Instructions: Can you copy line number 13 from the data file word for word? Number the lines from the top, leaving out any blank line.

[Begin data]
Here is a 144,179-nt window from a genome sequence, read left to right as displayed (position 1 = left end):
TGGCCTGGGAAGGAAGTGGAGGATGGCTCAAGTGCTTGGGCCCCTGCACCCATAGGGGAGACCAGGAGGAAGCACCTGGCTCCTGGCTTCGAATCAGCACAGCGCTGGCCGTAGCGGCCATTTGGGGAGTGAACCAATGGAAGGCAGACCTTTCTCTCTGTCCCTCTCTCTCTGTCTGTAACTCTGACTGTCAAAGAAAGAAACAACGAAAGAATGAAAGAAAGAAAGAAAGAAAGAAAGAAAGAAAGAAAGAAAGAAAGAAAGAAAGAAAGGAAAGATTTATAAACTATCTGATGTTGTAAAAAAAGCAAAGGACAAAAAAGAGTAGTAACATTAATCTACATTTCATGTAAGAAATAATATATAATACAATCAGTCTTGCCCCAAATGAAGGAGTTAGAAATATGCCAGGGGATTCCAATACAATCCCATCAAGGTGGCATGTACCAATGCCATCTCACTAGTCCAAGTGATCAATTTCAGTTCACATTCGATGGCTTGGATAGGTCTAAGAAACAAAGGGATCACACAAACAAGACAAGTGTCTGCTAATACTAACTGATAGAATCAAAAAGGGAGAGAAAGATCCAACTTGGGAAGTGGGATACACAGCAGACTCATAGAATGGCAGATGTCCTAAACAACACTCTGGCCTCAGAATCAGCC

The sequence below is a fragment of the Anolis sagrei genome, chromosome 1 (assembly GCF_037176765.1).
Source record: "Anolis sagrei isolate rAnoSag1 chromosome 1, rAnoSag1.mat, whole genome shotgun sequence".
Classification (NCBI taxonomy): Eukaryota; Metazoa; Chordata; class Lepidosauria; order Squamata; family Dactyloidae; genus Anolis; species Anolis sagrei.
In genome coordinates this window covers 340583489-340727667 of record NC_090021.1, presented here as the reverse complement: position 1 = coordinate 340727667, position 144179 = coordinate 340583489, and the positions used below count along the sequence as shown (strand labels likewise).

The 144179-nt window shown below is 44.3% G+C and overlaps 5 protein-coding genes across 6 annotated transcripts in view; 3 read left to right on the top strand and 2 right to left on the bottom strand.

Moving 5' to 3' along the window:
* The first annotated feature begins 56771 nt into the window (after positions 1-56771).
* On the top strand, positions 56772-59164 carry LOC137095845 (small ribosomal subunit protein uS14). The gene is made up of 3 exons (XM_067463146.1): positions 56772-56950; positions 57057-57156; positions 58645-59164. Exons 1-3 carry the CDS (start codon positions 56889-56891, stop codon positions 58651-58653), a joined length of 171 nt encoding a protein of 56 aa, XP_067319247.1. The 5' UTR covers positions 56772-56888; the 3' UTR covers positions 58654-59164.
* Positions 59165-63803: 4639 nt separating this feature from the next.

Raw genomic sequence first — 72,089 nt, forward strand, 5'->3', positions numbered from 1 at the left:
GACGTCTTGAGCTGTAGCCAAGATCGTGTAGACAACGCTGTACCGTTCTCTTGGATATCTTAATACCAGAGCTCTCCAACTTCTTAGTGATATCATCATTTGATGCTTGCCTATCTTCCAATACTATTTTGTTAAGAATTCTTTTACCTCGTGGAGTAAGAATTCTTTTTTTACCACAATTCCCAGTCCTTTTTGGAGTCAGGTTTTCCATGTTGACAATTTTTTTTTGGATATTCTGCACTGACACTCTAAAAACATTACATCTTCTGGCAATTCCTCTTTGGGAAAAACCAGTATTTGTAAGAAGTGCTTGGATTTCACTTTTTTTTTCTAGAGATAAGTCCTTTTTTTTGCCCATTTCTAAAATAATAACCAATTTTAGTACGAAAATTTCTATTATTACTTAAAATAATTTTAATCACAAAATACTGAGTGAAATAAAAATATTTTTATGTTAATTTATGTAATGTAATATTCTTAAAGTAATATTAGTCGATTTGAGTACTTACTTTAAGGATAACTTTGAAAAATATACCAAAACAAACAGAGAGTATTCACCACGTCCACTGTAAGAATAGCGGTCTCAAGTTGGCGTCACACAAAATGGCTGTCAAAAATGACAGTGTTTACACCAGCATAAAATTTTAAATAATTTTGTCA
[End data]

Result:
GACGTCTTGAGCTGTAGCCAAGATCGTGTAGACAACGCTGTACCGTTCTCTTGGATATCTTAATACCAGAGCTCTCCAACTTCTTAGTGATATCATCATTTGATGCTTGCCTATCTTCCAATACTATTTTGTTAAGAATTCTTTTACCTCGTGGAGTAAGAATTCTTTTTTTACCACAATTCCCAGTCCTTTTTGGAGTCAGGTTTTCCATGTTGACAATTTTTTTTTGGATATTCTGCACTGACACTCTAAAAACATTACATCTTCTGGCAATTCCTCTTTGGGAAAAACCAGTATTTGTAAGAAGTGCTTGGATTTCACTTTTTTTTTCTAGAGATAAGTCCTTTTTTTTGCCCATTTCTAAAATAATAACCAATTTTAGTACGAAAATTTCTATTATTACTTAAAATAATTTTAATCACAAAATACTGAGTGAAATAAAAATATTTTTATGTTAATTTATGTAATGTAATATTCTTAAAGTAATATTAGTCGATTTGAGTACTTACTTTAAGGATAACTTTGAAAAATATACCAAAACAAACAGAGAGTATTCACCACGTCCACTGTAAGAATAGCGGTCTCAAGTTGGCGTCACACAAAATGGCTGTCAAAAATGACAGTGTTTACACCAGCATAAAATTTTAAATAATTTTGTCA